Israel unearths ancient fire-making stone in time for Lag Ba'omer

Ancient slab of stone used to ignite fires is discovered in Ramat Beit Shemesh, hailed as "extraordinary find."

Limestone Lag Ba'omer (photo credit: ASSAF PEREZ, COURTESY OF IAA)
Limestone Lag Ba'omer
The Israel Antiquities Authority has revealed the discovery of a rare, 9,000-year-old slab of stone that would have been used to ignite fires. The announcement came just in time for the festival of Lag Ba’omer on Sunday, during which Jews customarily light bonfires.
Prehistorian expert and archeological dig manager Anna Eirich-Rose described the discovery as an “extraordinary find.”
“The ancient people of the New Stone Age prepared these thick slabs of limestone with two indentations. Some thought that we might have discovered a primitive board game, but according to researchers from the Hebrew University in Jerusalem, the slabs were used to ignite fire,” Eirich-Rose explained.
“The mechanism enabled the user to rotate a tree branch in the indentations at a very high speed, which combined with a flammable material inside the indentation, would lead to ignition.”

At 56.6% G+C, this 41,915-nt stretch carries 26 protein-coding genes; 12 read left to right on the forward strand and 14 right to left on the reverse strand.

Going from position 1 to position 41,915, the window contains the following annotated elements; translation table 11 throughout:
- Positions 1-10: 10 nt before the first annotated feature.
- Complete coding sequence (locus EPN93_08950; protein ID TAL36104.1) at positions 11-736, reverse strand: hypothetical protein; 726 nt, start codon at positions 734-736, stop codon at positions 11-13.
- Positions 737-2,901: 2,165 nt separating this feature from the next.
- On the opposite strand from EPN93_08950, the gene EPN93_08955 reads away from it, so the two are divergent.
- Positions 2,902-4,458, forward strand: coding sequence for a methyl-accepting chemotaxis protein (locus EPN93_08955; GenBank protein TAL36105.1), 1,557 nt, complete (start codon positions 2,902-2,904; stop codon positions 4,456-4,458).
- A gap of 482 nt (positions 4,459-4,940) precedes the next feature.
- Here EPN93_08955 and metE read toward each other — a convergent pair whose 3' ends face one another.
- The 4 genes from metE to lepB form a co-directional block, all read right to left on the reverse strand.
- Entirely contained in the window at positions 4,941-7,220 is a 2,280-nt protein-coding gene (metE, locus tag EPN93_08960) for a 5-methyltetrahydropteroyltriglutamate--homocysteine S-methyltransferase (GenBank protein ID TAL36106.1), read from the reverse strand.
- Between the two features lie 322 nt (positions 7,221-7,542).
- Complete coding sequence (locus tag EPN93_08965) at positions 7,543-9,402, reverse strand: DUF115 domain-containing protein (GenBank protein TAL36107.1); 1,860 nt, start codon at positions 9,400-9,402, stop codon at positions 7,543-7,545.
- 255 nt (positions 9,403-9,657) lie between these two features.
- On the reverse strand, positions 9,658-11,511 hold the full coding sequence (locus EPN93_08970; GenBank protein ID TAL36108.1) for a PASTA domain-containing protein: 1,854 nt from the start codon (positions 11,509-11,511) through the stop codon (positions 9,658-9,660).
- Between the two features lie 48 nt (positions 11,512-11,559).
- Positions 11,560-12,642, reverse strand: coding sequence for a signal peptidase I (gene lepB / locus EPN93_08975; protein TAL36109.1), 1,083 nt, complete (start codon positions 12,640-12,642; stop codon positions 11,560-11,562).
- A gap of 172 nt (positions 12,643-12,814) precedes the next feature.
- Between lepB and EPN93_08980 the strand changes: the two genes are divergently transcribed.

The stone was unearthed approximately one week ago during an archeological dig near Ramat Beit Shemesh, approximately 40 kilometers southwest of Jerusalem, prior to work on one of Israel’s major roads.
The Antiquities Authority dig is being funded by the National Transport Infrastructure Company.
Evidence of the production and use of fire, found through the discovery of coal and ash in the area, exists from the Early Stone Age, approximately 800,000 years ago. The use of fire became more prevalent during the Neolithic Age, approximately 10,000 years ago.
The Antiquities Authority‘s National Treasures Department is home to 10 such slabs of limestone from the same era.
Other items found during the excavation include a fragment of a bracelet, tools made of flint and animal bones.